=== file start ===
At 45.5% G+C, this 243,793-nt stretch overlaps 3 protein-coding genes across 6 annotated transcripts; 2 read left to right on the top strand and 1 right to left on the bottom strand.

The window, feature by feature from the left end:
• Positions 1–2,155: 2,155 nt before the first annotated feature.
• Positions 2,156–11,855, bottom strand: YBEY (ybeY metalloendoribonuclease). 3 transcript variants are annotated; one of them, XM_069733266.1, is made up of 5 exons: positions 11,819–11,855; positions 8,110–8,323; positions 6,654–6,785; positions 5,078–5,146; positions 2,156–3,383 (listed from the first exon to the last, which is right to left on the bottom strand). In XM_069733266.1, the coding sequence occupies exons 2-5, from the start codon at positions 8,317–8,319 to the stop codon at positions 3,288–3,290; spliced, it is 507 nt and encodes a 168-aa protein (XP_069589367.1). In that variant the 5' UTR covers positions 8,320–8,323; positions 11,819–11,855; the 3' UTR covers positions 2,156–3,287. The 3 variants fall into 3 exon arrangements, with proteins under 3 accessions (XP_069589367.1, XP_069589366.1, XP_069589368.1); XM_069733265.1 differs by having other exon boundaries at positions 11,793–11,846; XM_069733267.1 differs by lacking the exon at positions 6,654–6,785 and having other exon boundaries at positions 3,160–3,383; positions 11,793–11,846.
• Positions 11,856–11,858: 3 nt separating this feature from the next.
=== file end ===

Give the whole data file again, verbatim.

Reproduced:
At 45.5% G+C, this 243,793-nt stretch overlaps 3 protein-coding genes across 6 annotated transcripts; 2 read left to right on the top strand and 1 right to left on the bottom strand.

The window, feature by feature from the left end:
• Positions 1–2,155: 2,155 nt before the first annotated feature.
• Positions 2,156–11,855, bottom strand: YBEY (ybeY metalloendoribonuclease). 3 transcript variants are annotated; one of them, XM_069733266.1, is made up of 5 exons: positions 11,819–11,855; positions 8,110–8,323; positions 6,654–6,785; positions 5,078–5,146; positions 2,156–3,383 (listed from the first exon to the last, which is right to left on the bottom strand). In XM_069733266.1, the coding sequence occupies exons 2-5, from the start codon at positions 8,317–8,319 to the stop codon at positions 3,288–3,290; spliced, it is 507 nt and encodes a 168-aa protein (XP_069589367.1). In that variant the 5' UTR covers positions 8,320–8,323; positions 11,819–11,855; the 3' UTR covers positions 2,156–3,287. The 3 variants fall into 3 exon arrangements, with proteins under 3 accessions (XP_069589367.1, XP_069589366.1, XP_069589368.1); XM_069733265.1 differs by having other exon boundaries at positions 11,793–11,846; XM_069733267.1 differs by lacking the exon at positions 6,654–6,785 and having other exon boundaries at positions 3,160–3,383; positions 11,793–11,846.
• Positions 11,856–11,858: 3 nt separating this feature from the next.